XIII International Ontology Congress


2018/10/02 - 2018/10/06
San Sebastian - October 9, 2018. Barcelona
Javier Aguirre (UPV San Sebastián), Gotzon Arrizabalaga (UPV San Sebastián), Juan Ramon Macuso (San Sebastián), Ignacio Garparsoro (UPV San Sebastián), Nicanor Ursúa (UPV San Sebastián), Bárbara Jiménez (UPV San Sebastián), Pedro Uribe (UPV San Sebastián)
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XIII International Ontology Congress


A Tribute to Robert Brout



Under the Honorary Presidence of

François Englert, Nobel Prize of Physics


International Scientific Committee: A. Aspect (Paris); P. Aubenque (Paris) F.J. Ayala (California); J. Bouveresse (Paris); †E. Chillida (San Sebastián); A. Grünbaum (Pittsburgh); †W. Lamb (Arizona); T. Marco (Madrid); U. Moulines (München); †I.Prigogine (Bruxelles); †H. Putnam (Harvard); C. Rovelli (Marseille). Coordinator: V. Gómez Pin (Barcelona).


In 1964 Robert Brout and François Englert published an article in Physical Review Letters that delved into hypotheses already advanced by themselves. In this article they defended that a singular particle should be given in the category of the so-called bosons. A few months later, the Scottish scientist Peter Higgs advanced an analogous hypothesis. In 2012, the Brout-Englert hypothesis was verified. Unfortunately, too late for Robert Brout to enjoy this great moment of satisfaction... he had passed away in 2011. Great physicists, sometimes Brout`s students, follow his scientific path. Philosophers, who are nourished by the results of the scientists` effort to make the nature intelligible, owe him, undoubtedly, tribute.

Since the first conference took place back in 1993, the aim of the International Ontology Congress, of which most of the conferences have been held under the auspices of UNESCO, has been to breathe new life into the great topics of Greek philosophy, examining them from a contemporary perspective, namely, using the tools provided by contemporary science. These problems keep being brought up constantly, either because of the emergence of new scientific data or because of the irruption of new philosophic perspectives.

It is obvious that the philosophical and ontological reflection about nature, what was in other times known as natural philosophy, cannot take place without the support of the “natural science of our times”, in Heisenberg`s words. It is well known that in the first twenty-five years of the XX century, experimental facts showed that the classical picture of nature was not completely justified in the realm of the microscopic. This was not the consequence of a philosophical whim, but it was imposed on the scientific community by the progressive accumulation of facts impossible to accommodate inside the previous picture of nature.

The main ontological implications of the new discipline were shown at the 1927 Solvay conference. A.S. Eddington asserted later that, if it was confirmed, the collapse of Absolute Causality announced in Solvay by Heisenberg, Born and others would make of this meeting one of the crux moments of the scientific and philosophical thought. But, as the Royal Majesty in the verses of Shakespeare, Causality never dies alone: it sweeps along a whole set of entangled principles that, from Greek physikoi to Einstein, had been considered the very grounds of our representation of nature. From then (and in spite of new theoretical data and crucial experiments) we can say that many of the questions discussed in the Solvay conference remain open and nourish in our days a fascinating debate. We hope to be able to discuss about these implications as well as to create new avenues for discussion at the first main section we are proposing for the XIII International Ontology Congress to be held in San Sebastián, from the 2nd to the 6th of October 2018: Since “Solvay 1927”: Nature and Quantum Physics (state of the art).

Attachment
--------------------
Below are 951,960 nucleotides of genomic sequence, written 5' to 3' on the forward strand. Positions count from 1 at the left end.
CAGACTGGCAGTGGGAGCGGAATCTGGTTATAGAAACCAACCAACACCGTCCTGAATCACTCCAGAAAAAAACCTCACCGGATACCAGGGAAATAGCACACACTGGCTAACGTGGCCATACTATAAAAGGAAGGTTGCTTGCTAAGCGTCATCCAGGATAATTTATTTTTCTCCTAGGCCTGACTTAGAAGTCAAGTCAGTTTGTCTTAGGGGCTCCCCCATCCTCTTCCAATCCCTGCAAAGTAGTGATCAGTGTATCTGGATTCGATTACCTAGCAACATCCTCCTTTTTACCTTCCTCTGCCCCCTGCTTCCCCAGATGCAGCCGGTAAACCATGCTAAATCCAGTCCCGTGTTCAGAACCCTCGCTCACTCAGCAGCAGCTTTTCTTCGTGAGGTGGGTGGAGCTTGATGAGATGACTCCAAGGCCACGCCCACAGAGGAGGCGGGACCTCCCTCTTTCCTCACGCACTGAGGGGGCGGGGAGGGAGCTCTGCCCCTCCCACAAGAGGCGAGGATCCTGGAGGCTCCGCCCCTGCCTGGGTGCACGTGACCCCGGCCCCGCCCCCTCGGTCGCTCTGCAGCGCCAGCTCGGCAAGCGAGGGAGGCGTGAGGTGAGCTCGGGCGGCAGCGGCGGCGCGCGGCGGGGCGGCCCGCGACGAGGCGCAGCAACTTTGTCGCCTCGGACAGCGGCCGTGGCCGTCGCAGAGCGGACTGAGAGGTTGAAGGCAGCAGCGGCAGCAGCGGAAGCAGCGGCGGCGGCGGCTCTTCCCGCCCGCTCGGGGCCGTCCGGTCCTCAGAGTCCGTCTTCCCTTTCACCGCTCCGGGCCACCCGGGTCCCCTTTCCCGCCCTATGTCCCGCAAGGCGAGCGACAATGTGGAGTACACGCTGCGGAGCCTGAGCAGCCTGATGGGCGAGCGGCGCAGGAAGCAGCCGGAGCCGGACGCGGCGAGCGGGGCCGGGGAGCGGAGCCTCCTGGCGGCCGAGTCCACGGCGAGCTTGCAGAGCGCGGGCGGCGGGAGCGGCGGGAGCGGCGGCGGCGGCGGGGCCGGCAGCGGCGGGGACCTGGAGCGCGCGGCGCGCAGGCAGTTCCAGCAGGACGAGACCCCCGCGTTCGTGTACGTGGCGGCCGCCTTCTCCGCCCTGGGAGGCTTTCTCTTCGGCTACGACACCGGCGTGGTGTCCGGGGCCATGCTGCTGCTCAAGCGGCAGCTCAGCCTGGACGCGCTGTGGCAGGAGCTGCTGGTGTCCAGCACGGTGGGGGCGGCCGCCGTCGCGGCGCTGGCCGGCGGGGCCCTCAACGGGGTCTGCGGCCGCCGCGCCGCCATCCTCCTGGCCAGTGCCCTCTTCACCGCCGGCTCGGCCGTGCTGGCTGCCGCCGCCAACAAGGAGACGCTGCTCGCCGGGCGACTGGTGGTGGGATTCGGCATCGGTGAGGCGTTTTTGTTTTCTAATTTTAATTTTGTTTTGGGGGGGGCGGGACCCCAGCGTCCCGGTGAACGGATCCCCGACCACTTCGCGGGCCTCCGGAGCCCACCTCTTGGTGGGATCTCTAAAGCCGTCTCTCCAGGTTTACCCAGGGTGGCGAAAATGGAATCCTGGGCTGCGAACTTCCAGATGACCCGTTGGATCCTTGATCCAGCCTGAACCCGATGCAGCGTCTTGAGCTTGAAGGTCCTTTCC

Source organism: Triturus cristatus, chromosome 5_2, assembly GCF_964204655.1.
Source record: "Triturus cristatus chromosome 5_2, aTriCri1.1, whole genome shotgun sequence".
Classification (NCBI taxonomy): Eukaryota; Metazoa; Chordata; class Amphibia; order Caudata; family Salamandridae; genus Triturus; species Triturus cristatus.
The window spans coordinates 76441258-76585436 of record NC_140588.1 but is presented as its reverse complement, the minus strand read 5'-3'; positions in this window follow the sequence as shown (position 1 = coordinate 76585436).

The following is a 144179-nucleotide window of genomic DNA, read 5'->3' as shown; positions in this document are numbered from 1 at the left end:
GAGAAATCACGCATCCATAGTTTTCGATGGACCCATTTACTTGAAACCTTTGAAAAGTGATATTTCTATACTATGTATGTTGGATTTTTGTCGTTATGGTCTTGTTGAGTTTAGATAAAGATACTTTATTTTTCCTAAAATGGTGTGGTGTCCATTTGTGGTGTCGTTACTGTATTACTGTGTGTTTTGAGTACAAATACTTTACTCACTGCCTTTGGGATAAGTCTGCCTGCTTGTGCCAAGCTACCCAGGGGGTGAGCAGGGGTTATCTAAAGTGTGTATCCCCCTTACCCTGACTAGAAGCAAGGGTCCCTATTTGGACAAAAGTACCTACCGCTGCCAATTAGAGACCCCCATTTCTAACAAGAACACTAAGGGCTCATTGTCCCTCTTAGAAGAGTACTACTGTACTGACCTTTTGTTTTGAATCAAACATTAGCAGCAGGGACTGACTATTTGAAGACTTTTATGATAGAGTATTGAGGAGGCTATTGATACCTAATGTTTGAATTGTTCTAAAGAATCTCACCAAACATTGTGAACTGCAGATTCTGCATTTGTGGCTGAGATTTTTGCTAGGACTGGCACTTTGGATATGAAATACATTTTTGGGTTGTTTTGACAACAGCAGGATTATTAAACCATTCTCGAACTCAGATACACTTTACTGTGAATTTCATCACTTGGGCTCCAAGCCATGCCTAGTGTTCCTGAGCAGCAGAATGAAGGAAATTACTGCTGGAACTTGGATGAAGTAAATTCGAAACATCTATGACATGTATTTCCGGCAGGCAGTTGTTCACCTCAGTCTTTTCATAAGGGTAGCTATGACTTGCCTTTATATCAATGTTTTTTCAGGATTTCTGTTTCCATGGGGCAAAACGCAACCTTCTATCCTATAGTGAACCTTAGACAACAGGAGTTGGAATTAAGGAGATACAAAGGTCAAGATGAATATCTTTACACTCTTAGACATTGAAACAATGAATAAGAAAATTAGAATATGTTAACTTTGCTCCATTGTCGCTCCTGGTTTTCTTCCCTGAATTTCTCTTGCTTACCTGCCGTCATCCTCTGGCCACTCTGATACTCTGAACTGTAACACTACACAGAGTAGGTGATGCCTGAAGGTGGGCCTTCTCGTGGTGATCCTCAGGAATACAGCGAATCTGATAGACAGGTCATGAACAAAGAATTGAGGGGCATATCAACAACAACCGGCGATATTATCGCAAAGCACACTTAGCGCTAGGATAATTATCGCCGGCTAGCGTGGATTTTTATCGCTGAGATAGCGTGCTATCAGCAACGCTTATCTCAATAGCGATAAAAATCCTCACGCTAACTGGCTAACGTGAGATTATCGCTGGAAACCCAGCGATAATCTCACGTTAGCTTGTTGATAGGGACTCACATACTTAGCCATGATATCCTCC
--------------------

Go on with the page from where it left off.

But it has not been the first time that philosophical problems rise in the history of Physics. In fact, the first West physicists, the thinkers of the marina cities of Ionia and their successors, were already confronted to deep questionings, which leaded to the advent of meta-physics, understood as the fate of Physics itself. This is why in 1948, Nobel Prize winner Erwin Schrödinger interrupted a course at Trinity College in Dublin arguing that, before continuing to work on physics, it was necessary for him to know the meaning of the word Physis. As he greatly admired the Greek intuition of scientific view, Schrödinger seemed to think that returning to the roots was the best way of staying faithful to the spirit of science. Then, let`s turn our attention to those roots, asking nevertheless if others civilizations were already developing an embryonic conception of nowadays physics. The International Ontology Congress maintains deep reliance on the roots, the foundations of current science and this confidence has been the inspiration for our second main section also to be held in San Sebastian, from the 2nd to the 6th of October 2018: Back to Ionia: the conception of Physis that makes Physics possible.

More information is available on the workshop web page: http://www.ontologia.info/es/index.php/last-edition